Even with proper PPE and precautions in place, every interaction with a COVID-19 positive patient presents a risk for health care workers. A new device at Mayo Clinic Health System is helping limit in person contact while still providing frequent check-ins with hospitalized individuals.
InTouch Xpress and Xpress Cart, a portable device with a microphone and screen, resembles a small TV on a wheeling stand, with attachments allowing physicians to check a patient's heartbeat or perform general exams from another location.
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Like many hospitals, Mayo has been increasingly implementing telemedicine and virtual care, with the coronavirus pandemic speeding up the process.
The Xpress devices have been used since the start of the local pandemic last spring, and last month enough of the devices for every patient room, not just COVID units, were purchased.
Renee Groth, nurse manager on Mayo's COVID floors, says patients have responded positively to the technology, which they can use to ask providers questions, obtain spiritual care, connect with dietary staff or converse with specialists in other departments.
The devices are not a replacement for care -- COVID patients are still checked on in person once or twice a day, or as required -- but rather limits unnecessary physical interactions and thus reduces infectious spread and preserving PPE, says Groth.
The portable unit is housed in the patient's room and accessible to them either on their own or with the assistance of a nurse, and providers can connect via an electronic device either from within the facility or remotely through their work computer or work mobile phone.
In addition to convenience and safety, Groth says a benefit of the device is the ability for a patient to see their provider's face, unobscured by masks, shields, suits and head covers, for a more personal interaction.
"They get to see them fully un-garbed," Groth says. "Patients say, 'Oh, that's what you look like!'"
Groth says Mayo is working toward making the devices useable for patient and family interactions, especially valuable with visitor restrictions in place. Patients are currently able to connect with loved ones through smartphone or tablet.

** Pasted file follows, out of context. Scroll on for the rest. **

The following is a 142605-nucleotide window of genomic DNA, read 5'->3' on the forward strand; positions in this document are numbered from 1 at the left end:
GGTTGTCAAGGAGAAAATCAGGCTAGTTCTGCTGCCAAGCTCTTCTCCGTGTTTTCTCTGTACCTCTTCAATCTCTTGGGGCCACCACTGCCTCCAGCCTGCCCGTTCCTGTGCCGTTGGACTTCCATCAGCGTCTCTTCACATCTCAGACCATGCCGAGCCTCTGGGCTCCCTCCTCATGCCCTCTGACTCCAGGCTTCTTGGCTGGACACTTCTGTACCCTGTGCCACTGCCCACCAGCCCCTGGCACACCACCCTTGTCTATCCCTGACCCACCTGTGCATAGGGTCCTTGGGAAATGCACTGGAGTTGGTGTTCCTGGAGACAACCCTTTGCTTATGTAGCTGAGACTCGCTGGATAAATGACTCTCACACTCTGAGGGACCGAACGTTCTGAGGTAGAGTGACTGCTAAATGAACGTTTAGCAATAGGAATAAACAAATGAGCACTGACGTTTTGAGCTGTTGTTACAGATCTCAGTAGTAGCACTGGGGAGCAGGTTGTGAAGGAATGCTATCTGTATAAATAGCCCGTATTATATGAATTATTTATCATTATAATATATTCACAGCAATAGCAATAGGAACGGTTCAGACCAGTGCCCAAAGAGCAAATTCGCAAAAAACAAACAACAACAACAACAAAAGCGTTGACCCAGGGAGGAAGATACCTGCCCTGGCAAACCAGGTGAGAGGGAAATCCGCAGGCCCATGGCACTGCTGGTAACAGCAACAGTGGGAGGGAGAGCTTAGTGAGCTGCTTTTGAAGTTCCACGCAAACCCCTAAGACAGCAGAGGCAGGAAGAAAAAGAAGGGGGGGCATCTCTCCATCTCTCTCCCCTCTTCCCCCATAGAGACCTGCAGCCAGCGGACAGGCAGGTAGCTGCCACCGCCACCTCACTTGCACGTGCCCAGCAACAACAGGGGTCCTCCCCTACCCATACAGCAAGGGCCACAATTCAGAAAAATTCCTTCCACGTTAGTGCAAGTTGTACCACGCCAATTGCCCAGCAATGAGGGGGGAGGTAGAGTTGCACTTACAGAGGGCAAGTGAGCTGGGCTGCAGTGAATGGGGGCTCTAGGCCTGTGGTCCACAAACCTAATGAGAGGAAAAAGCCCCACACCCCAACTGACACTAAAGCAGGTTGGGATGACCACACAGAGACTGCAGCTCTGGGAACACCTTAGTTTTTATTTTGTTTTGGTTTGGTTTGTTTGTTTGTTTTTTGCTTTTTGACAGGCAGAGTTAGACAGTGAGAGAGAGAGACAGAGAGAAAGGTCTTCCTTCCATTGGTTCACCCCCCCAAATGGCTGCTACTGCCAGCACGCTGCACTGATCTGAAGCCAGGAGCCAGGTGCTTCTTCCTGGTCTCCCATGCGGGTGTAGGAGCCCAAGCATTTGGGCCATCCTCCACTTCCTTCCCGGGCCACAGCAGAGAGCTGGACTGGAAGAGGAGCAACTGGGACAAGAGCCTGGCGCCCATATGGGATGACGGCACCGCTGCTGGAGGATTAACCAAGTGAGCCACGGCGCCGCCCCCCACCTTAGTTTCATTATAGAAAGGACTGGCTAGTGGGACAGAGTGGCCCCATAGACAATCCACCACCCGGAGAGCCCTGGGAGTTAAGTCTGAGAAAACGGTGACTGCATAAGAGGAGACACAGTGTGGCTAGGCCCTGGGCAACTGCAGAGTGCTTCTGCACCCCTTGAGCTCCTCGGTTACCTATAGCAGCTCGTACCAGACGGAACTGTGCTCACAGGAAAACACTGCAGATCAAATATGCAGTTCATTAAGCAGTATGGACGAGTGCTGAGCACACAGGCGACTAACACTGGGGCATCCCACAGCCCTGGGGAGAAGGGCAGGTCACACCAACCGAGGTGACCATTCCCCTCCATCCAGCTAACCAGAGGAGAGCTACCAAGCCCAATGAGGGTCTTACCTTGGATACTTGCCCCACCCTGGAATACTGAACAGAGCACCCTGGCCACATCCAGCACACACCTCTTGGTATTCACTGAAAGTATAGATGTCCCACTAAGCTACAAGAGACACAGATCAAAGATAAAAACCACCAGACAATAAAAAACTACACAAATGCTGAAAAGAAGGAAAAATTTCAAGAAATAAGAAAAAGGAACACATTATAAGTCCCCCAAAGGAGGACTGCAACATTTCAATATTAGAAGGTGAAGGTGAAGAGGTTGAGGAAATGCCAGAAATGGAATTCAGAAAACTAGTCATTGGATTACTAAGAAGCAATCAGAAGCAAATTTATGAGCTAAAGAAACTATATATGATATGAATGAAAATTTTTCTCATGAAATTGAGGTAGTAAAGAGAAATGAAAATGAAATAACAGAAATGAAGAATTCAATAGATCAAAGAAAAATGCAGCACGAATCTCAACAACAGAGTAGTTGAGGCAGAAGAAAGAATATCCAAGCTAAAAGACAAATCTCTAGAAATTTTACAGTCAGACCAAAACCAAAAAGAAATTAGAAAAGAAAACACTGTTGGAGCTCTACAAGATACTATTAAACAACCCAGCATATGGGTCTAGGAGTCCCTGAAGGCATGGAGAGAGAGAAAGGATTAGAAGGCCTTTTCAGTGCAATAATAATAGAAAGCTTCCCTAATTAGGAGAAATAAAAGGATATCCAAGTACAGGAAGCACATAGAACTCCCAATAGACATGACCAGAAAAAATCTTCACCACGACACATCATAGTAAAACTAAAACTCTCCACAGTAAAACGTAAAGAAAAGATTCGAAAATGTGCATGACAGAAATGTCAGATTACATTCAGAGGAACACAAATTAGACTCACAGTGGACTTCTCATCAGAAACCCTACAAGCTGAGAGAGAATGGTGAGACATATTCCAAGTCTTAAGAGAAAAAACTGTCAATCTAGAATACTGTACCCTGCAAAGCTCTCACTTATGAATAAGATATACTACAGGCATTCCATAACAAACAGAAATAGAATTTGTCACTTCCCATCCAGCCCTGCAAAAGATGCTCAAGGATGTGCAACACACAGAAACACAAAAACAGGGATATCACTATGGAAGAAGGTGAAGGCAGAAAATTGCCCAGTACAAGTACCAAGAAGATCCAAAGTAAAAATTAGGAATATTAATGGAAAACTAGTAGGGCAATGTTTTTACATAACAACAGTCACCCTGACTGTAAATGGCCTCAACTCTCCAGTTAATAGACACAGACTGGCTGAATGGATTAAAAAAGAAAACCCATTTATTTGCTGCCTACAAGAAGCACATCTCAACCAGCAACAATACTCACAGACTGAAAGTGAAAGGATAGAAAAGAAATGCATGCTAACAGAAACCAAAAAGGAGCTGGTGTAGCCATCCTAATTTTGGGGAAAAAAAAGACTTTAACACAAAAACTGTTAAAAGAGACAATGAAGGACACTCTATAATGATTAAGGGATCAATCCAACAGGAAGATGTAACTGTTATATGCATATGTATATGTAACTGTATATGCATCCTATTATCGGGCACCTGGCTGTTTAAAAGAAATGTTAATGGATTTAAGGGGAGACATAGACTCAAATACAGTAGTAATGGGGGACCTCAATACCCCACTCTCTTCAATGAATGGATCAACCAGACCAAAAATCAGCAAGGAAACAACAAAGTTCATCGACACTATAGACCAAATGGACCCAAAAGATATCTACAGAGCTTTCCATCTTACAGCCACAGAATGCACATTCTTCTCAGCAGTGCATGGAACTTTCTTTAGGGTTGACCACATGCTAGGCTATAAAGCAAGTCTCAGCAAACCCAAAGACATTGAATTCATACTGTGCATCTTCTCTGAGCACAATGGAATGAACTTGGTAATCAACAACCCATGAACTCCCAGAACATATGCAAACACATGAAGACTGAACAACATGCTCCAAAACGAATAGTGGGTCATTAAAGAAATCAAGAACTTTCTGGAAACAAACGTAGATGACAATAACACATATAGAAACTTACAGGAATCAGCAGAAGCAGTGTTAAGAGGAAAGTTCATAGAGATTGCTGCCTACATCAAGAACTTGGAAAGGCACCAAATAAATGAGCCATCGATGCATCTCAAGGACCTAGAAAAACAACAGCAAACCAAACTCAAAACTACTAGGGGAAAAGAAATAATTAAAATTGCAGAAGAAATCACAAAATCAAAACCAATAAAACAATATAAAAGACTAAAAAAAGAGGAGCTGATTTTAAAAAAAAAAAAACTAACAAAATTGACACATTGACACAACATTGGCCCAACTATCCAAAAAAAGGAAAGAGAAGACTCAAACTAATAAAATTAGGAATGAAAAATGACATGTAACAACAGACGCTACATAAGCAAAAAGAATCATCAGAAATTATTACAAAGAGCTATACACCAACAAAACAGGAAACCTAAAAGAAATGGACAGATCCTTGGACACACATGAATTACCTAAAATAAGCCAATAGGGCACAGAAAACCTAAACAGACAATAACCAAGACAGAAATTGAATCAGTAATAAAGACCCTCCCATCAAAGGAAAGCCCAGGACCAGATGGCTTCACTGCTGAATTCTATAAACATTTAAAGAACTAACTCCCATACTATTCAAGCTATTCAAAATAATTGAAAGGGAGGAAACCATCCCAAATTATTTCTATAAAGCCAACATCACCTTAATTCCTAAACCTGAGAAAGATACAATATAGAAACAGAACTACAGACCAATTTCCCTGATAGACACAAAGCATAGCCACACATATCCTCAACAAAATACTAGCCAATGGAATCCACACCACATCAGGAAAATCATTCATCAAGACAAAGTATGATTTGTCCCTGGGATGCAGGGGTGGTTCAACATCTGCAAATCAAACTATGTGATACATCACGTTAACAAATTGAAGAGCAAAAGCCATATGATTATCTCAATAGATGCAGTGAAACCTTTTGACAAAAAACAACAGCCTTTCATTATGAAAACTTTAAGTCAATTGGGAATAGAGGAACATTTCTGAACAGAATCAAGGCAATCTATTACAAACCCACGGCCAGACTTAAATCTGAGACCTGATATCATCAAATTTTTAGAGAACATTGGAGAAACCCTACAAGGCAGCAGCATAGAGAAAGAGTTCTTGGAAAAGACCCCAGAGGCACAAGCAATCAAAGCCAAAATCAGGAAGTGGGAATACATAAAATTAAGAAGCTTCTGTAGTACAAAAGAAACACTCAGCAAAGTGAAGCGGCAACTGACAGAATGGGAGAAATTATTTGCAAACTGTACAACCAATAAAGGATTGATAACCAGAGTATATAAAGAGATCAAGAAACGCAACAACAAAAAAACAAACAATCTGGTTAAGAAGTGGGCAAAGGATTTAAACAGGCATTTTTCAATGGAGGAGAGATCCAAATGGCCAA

My granddaughter Johana and I - Getting through COVID-19 pandemic - "We can do it!"
contributed by Pauline Spiegel
This is my 3 year old son Julian. I like to get my kids their favorite color and/or character to make it a little more fun to wear.
contributed by Jena Juarez
"My band had some masks printed to add to our merchandise line-up! Zammek - La Crosse Punk"
A retired state social worker and her daughter who is a public school teacher say, “wearing masks when out and about is a simple and loving thing to do for your community.”
Having dinner guests together at home. Left to right, Don Smith, Mary Rohrer, and Nancy Korn Smith. We asked our readers to show off their masks for all to see. Use a form at https://go.lacrossetribune.com/Photos and send photos our way. We’ll put them in galleries that we will share on social media, and we’ll publish some of them in our papers.
"I intended this to my likeness and a friendly everyday mask. I was disappointed when i received it. Frankly, it's ridiculous...so I'll give readers a good laugh."
Aquinas’ Alexis Smith hits an approach shot at the WIAA Division 2 girls golf sectional at Drugan’s Castle Mound in Holmen.
Peter Thomson, La Crosse Tribune
Western Technical College student Emery Thompson has his temperature taken by human resources department employee Jackie Kettner before entering the bookstore.
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